What I like about snuck is the restorative spirit. I myself have a decided weakness for strong verbs, as with crope.

  5. You do often hear the non-standard past tense of squeeze “squoze” especially in rapid speech and also I’ve heard “treapt” as a past tense for “treated” obviously by allusion with verbs like “keep/kept” etc. To be honest I have said “treapt” myself subconsciously it seems more euphonic or atavistic due to my East Anglian dialect?

  6. Too late the phalarope,
    That sang so sweet -
    A cat crope up
    And bat its feet.

  7. dearieme says:

    I would prefer “snack” but it might lead to some confusion.

  8. Am Anfang schaffte Gott Himmel und Erde.

  9. If two soccer teams play a game and finish with an equal number of goals, would you say that the teams drew? Drawed?

  10. Am Anfang schaffte Gott Himmel und Erde.
    In the beginning, God wore out heaven and earth [gave them a really hard time].

  11. If two soccer teams play a game and finish with an equal number of goals, would you say that the teams drew?
    England have drawn my whole life, drew yesterday and they probably will be drawing next Wednesday.
    Argentina isn’t the kind of team that draws its matches.

  12. And then hopefully after England’s lost ‘hung drawn and quartered’ or should that be “hanged”? – Either way, I’d love to see their pretty heads on sticks!

  13. Is ‘tie’ only used in America? Does it somehow communicate the American aversion to ties?

  14. mollymooly says:

    France draught even worse than England. Italy have just drought with New Zealand, which is tricky since Slovakia lossed to Paraguay.

  15. Just yesterday I heard it said on the radio that a baseball game was knotted at 4. Elegant variation. (The Red Sox went on to win in dramatic fashion with two outs in the ninth. Yes, I’m another of their fans.)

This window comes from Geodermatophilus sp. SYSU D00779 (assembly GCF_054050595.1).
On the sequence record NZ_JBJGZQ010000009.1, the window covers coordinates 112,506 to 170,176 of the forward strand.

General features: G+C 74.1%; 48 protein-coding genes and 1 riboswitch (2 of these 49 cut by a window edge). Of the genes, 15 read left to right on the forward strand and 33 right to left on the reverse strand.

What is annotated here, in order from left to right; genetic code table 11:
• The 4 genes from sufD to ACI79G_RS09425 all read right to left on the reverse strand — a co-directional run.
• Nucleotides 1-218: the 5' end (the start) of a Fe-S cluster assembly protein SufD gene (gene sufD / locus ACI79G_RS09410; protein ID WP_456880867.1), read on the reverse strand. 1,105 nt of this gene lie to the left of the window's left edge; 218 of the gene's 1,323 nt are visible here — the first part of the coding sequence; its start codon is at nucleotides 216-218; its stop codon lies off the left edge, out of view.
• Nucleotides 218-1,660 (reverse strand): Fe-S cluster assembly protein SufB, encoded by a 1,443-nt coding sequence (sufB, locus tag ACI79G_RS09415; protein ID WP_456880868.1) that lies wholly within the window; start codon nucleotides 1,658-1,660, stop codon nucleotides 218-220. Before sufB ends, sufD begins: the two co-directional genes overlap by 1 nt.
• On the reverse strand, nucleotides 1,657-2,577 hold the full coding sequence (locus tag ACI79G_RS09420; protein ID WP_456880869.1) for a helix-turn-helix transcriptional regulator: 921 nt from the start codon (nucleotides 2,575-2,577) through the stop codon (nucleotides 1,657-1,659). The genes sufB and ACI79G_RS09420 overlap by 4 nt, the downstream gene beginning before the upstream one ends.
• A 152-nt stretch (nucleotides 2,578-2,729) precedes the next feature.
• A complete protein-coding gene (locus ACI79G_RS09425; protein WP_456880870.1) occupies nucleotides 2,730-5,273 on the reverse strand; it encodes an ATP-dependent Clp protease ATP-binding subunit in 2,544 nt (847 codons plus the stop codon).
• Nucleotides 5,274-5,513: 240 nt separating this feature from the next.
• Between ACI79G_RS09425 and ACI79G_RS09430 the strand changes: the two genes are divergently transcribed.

16. It doesn’t take long to get really tired of newspapers’ elegant variations on “win” “lose” “draw” “score”, etc.

  17. dearieme says:

    “Is ‘tie’ only used in America?” For soccer, yes (as far as I know). For other sports,no. Note that in cricket a “draw” and a “tie” are clear different things.

  18. Baseball normally does not admit tie games; a game may be tied during play, but play goes on until one side or another is the winner. If a game (of five innings or more; a game shorter than that is a non-entity) is stopped by some sort of force majeure (rain, snow, earthquake, lack of natural or artificial light), it is suspended and will be resumed when next those teams play during the same season, preferably on the same playing field. Only when the teams are ad hoc, as in the All-Stars games, is a tie game possible.
    The professional record for longevity is a game between the Rochester Red Wings and the Pawtucket Red Sox that was suspended at 4:07 A.M. on April 19, 1981 (Easter morning) after 32 innings. All the extra innings were scoreless except the 21st, 1-1. The 33rd and last inning was played on June 23 and lasted only 18 minutes.

  19. What’s the story behind the “sox” baseball team name spelling? And why are their socks more important than their trousers, hats or shirts?

  20. It all goes back to the first fully professional team, the Cincinnati Red Stockings of 1867–1870. As the Wikipedia article says, “The team was soon nicknamed ‘Red Stockings’ in reference to the main feature of the uniforms designed by [founding member George B.] Ellard: red stockings, worn with short white trousers. Long stockings were then a novelty in team uniforms.”:

    Thanks partly to their on-field success and the continental scope of their tours, the Red Stockings established styles in team uniforms and team nicknames that have some currency even in the 21st century. They also established a particular color, red, as the color of Cincinnati, and they provide the ultimate origin for the use of “Red Sox” in Boston.

    (Half the team went off to Boston to create the new Boston Red Stockings in 1871 after the Cincinnati team folded.)

  21. Oh, and as for the “sox” spelling, the Boston Red Sox article says: “Sox had been previously adopted for the Chicago White Sox by newspapers needing a headline-friendly form of Stockings, as ‘Stockings Win!’ in large type would not fit on a page.”

Speak Your Mind

*